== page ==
Jana Goodman (Republican) and Melanie Meier (Democrat) are running for the Kansas House of Representatives in the 41st District, which is in Leavenworth. Goodman is the incumbent. Meier has been elected to two terms in the 40th District but is now running in the 41st District.

Jana Goodman (Republican) and Melanie Meier (Democrat) are running for the Kansas House of Representatives in the 41st District, which is in Leavenworth. Goodman is the incumbent. Meier has been elected to two terms in the 40th District but is now running in the 41st District.

Name: Jana Goodman    
Age: 61
Political party: Republican
City of residence: Leavenworth
Previous political experience: State Representative, 41st District, two years

Name: Melanie Meier
Age: 45
Political party: Democrat
City of residence: Leavenworth
Previous political experience: Two terms Kansas House of Representatives

1. What do you consider the top issues facing the Kansas House of Representatives?

Goodman: Jobs! Jobs! Jobs! Progress in the Kansas Legislature since 2010 was historic: a budget surplus, improved employment numbers and more money for Kansas families. Kansas went from a half-billion dollar deficit to a half-billion dollar budget surplus. Serving on the education, social services budget, and corrections and juvenile justice committees, I will continue to shape a number of important bills.

Meier: Education is the top issue facing Kansas and making tough decisions to promote a quality educational system will be a priority. The drastic cuts of the last four years have resulted in increased class sizes, increased school fees and good teachers have been laid off. Our children’s futures are on the line as well as the future of our state.

2. What do you think are some of the unique challenges for someone representing the 41st District?

Goodman: The 41st District needs a growing Kansas economy. Uncertainty and over regulation stifle small businesses. Unlike Washington, Kansas is creating a friendly business climate with stability and predictability for the costs of doing business. This is already showing results in job and revenue growth. Our families depend on this. I am committed to keeping Kansas on the path to prosperity.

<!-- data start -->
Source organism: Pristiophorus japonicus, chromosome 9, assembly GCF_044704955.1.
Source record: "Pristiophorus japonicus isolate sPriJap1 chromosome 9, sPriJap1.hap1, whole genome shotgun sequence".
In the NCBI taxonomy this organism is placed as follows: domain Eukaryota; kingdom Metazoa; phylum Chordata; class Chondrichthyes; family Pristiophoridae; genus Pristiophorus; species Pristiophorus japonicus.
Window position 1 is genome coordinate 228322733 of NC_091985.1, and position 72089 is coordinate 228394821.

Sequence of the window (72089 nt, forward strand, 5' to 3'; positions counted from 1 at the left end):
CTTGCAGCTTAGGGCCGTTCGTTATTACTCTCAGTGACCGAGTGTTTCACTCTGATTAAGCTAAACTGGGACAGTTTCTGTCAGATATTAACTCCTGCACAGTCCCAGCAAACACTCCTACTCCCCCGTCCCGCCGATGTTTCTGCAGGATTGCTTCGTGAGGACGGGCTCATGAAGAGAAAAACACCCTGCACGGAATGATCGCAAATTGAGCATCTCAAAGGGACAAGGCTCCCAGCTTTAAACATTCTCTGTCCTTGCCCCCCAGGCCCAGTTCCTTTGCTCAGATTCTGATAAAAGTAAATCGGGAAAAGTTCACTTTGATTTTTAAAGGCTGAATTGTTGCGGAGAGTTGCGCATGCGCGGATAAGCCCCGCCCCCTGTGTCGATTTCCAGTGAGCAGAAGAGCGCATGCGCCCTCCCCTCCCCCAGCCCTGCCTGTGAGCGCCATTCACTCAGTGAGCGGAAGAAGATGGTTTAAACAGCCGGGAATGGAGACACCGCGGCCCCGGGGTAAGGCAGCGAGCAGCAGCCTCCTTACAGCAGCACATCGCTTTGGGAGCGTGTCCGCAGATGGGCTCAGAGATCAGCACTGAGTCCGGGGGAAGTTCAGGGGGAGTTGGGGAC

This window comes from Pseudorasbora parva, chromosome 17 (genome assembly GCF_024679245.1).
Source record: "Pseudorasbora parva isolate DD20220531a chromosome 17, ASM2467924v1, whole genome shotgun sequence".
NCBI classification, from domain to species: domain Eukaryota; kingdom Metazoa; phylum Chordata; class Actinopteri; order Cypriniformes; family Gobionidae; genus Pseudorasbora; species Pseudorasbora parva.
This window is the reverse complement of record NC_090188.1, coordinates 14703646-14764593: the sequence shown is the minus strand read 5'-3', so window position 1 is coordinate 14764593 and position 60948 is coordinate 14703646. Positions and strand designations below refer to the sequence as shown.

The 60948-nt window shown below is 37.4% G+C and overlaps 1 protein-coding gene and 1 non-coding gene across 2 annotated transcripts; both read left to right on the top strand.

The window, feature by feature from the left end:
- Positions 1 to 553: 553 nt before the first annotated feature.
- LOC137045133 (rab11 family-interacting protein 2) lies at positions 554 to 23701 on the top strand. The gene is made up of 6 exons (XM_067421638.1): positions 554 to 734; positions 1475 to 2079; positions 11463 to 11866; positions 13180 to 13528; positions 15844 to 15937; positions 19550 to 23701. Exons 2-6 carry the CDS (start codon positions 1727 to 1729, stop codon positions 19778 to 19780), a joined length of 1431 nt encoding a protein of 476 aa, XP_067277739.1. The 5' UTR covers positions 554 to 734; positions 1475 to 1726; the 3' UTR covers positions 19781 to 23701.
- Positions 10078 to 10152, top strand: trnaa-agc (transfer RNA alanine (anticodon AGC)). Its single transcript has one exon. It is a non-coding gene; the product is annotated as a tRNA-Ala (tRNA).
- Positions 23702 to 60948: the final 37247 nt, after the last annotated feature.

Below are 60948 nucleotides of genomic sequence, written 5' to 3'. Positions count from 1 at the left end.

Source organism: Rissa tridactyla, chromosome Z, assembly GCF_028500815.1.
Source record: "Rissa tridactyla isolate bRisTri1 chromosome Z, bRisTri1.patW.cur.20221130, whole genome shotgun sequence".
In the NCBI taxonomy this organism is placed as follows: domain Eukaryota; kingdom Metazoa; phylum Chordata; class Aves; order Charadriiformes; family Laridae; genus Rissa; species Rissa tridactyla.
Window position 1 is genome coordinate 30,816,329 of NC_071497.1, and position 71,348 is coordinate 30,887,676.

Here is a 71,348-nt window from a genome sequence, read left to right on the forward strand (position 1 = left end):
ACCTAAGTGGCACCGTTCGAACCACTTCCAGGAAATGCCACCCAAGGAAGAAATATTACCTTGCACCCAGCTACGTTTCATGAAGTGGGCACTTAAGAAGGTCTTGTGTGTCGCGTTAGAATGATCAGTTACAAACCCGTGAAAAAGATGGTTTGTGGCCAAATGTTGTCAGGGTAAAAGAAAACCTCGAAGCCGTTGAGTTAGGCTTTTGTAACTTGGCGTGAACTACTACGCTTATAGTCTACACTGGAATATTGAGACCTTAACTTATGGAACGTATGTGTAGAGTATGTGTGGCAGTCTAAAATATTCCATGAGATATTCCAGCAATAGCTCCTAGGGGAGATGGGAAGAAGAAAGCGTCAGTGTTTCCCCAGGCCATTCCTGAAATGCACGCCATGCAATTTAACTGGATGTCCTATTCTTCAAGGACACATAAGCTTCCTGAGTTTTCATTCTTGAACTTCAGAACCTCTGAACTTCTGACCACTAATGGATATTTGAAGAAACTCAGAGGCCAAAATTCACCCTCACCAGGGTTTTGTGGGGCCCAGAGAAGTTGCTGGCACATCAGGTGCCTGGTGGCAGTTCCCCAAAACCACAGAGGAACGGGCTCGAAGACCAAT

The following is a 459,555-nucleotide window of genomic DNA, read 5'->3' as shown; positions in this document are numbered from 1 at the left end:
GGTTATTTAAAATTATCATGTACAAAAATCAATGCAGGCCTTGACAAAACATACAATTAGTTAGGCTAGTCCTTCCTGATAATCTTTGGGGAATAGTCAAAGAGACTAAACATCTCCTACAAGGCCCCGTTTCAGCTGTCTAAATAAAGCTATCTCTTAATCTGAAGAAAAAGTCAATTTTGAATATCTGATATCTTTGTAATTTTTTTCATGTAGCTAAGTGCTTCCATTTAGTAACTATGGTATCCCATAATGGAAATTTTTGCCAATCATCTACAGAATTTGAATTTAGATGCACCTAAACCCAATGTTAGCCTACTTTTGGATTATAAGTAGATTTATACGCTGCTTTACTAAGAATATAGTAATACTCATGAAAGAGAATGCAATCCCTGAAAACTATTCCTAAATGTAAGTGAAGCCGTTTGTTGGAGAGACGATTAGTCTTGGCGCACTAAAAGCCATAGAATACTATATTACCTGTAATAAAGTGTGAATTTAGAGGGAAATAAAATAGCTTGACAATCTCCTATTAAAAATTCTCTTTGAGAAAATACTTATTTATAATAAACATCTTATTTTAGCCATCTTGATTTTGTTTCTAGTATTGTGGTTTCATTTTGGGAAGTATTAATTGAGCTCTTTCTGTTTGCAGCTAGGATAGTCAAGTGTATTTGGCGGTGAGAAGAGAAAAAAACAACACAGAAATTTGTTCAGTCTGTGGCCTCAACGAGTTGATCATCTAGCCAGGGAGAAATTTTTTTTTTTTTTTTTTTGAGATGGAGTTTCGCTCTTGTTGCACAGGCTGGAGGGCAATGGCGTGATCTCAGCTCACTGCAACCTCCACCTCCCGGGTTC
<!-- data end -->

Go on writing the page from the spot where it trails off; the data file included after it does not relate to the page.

Meier: In the 41st District, we have a highly diverse population, with a large number of military, veteran and correctional officers. This means that a good number of people here work in the public sector. With a military background, I understand the unique issues, and I understand and appreciate working with diverse groups of people to get things done.
3. How do you feel your experience in the Legislature has made you a better candidate?

Goodman: Hard work and real values have earned the trust and respect of my colleagues as well as endorsements by the National Federation of Independent Business, the Kansas Chamber of Commerce and Industry, and Americans for Prosperity. To do this, I maintained a 100 percent attendance record, kept my word and made representing my constituents my full-time job.

Meier: During my term, I became recognized by my colleagues as the expert on military and veteran issues. This experience opened my eyes to a lack of understanding of the unique challenges that face our military personnel and veterans. My role has allowed me to be an ambassador for military and veterans issues and to take that message far beyond Leavenworth.    

4. What do you believe should be the state government’s approach for growing the Kansas economy?

Goodman: Kansas is coming back! Fixing the economy, putting people to work and helping families requires more jobs, a “kitchen-table budget” and a well-educated workforce. As a member of the majority party, it is easier to accomplish things of substance — not just ceremony. Thus, I can effectively work for all the people of Leavenworth and keep us on the right track.

Meier: The key to growing the economy is putting money back in the pockets of the people. That means growing jobs, promoting entrepreneurial opportunities and tax reform. We must focus on companies that hire Kansans and give people starting their own businesses a fair chance. We must end the sales tax on food and lower property taxes.

5. What changes, if any, do you feel should be made to the state’s tax system?

Goodman: Kansans are taxed too much. I have focused on bread and butter issues. Every dime makes a difference. We even pay taxes on milk and eggs. It’s just out of control! In the Legislature, I introduced a food sales tax repeal. The exemption passed the House easily. I will continue to fight for this next session.

Meier: State cuts have shifted costs to the local level in the form of increasing property taxes. Ours have gone up over 65 percent in the past decade, and will continue to rise as the state pushes more funding responsibility to cities and counties. As a state, we must make sound fiscal decisions that solve issues rather than simply shift the burden.    

6. Do you believe there should be reform in the way the state funds public education? If so, what changes should be made?

Goodman: I am a mother, grandmother and math teacher. Education is very close to my heart. Serving on the Education Committee, I see Kansas’ financial commitment to education (2/3 of the general fund budget). We spend over $12,000 per student. Even at just 20 students per class, that’s $240,000. Kansans expect this money to go into the classroom — not bloated administration.  
Meier: The school funding formula is sound and based on data and proven methods. Under the formula, children across Kansas have received an equitable education, and schools have prospered. Should the Legislature choose not to continue its commitment, the burden will shift to the local level, resulting in higher property taxes and our children’s education falling behind more prosperous districts.